Guest Blogger

PLA 2022 Goes to Ramona’s World

When I realized that #PLA2022 was happening in person, in Portland, I knew the one thing I had to do. Visit Beverly Cleary’s stomping ground! I had to pay homage to the dearly departed author of the enduring characters Ramona and Beezus Quimby and Henry Huggins. After the preconference I attended I took the tram to the Grant Park-Hollywood neighborhoods. The Multnomah County Library has a ”Walking with Ramona” walking tour map of landmarks featured in Cleary’s books and from her own childhood.

ALA Annual Conference 2021

Poster Sessions for Children’s Services at #ALAAC21

I have always loved to take a little bit of time to peruse the poster sessions at in person ALA Annual Conferences. Most of the presenters are from the academic world and usually have nothing to do with my job as a children’s librarian in a public library. However, I still like talking to people who are passionate about their work. There is usually something I can learn and use in work as a public librarian. Once in a while the subject relates directly to serving children. So, I explored the virtual poster sessions this year. While I missed being able to ask questions, it was still fun to see how excited the presenters are about their work. Here are a few projects that can be useful to us working in children’s services. “A Bibliography of Children’s Literature to Celebrate Multilingualism and Facilitate Translanguaging Pedagogies” by Grace Enriquez, Ed.D. and…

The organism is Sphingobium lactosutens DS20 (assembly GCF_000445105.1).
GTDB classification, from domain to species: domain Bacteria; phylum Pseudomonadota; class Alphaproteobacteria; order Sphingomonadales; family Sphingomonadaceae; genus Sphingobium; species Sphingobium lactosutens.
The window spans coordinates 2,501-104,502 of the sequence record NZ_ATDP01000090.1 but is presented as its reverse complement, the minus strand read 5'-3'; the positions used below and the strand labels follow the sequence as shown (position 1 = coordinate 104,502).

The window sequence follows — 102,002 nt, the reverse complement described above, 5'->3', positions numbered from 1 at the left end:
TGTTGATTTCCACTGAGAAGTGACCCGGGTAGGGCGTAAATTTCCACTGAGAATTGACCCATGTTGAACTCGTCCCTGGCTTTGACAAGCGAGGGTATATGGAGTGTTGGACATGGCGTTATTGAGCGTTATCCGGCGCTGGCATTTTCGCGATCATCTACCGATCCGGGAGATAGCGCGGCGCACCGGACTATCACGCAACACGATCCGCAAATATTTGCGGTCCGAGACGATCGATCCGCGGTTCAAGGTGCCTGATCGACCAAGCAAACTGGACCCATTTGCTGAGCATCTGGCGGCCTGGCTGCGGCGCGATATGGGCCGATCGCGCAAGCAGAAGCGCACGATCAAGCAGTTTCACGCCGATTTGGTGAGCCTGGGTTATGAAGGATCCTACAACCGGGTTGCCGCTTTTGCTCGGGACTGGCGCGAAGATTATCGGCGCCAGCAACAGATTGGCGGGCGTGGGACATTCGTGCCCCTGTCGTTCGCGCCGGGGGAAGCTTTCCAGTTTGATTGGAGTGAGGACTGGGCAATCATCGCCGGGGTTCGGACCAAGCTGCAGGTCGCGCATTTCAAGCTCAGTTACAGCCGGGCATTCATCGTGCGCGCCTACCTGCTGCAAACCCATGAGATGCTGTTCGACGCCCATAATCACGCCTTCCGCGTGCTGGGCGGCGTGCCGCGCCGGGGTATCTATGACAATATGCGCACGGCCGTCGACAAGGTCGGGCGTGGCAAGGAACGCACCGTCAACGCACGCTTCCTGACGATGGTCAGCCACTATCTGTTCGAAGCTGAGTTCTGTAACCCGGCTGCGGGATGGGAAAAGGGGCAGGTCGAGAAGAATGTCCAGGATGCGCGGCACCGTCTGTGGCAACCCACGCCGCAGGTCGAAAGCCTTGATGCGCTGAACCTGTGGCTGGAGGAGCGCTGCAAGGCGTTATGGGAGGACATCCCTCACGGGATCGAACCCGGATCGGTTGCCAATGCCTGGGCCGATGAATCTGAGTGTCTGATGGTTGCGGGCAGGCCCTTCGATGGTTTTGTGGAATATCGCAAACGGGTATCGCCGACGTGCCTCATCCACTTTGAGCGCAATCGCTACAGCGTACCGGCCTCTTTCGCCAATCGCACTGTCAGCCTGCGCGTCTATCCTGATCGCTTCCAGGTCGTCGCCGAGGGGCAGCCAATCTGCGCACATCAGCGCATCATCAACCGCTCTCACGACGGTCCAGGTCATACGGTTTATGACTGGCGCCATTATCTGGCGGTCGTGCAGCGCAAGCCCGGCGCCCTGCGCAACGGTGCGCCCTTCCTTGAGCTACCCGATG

Blogger Managing Children's Services Committee

Team Building in the Time of Virtual Meetings

Usually at this time of year I am planning our library’s Youth Services Winter Retreat. Sometime around the second week of December the Children’s Services department of eight staff members and the Teen Services department of three staff members take a whole day to reflect on the past year’s programming and services, to plan for spring, and to begin summer reading plans. We also have at least one fun activity that serves as a team builder. Retreat sounds fancier than it really is, we don’t actually go anywhere. We gather in the meeting room of one of the branches and might go out to lunch. Well this year, the retreat will be virtual. The meeting over our virtual platform we’ve got down pat. But team building seems more important now more than ever. We have three new librarians who have only met in person maybe a couple of times. I…

ALA Virtual Conference 2020

Recharging My Library Battery at #ALAVirtual20

I was a little worried that #ALAVirtual20 would not come close to recharging my library batteries. I am happy to report that while it’s different, it’s pretty good! It’s so great to take two or three (or more if you are lucky) days to immerse yourself in all things library-world, outside of your day to day job. I am always grateful for the opportunities that I get to attend a conference. Sure, I’m not having that full immersion experience, even though I am away from my library office. There are the frequent declarations to my family, “I’m working! Do you see me working?” Hit pause on the recorded session, “We can go for a practice drive in an hour, when I’m done WORKING.” (I have a 16 year old.) I wasn’t interrupted this much in the months that I was working from home when we were under the Stay at…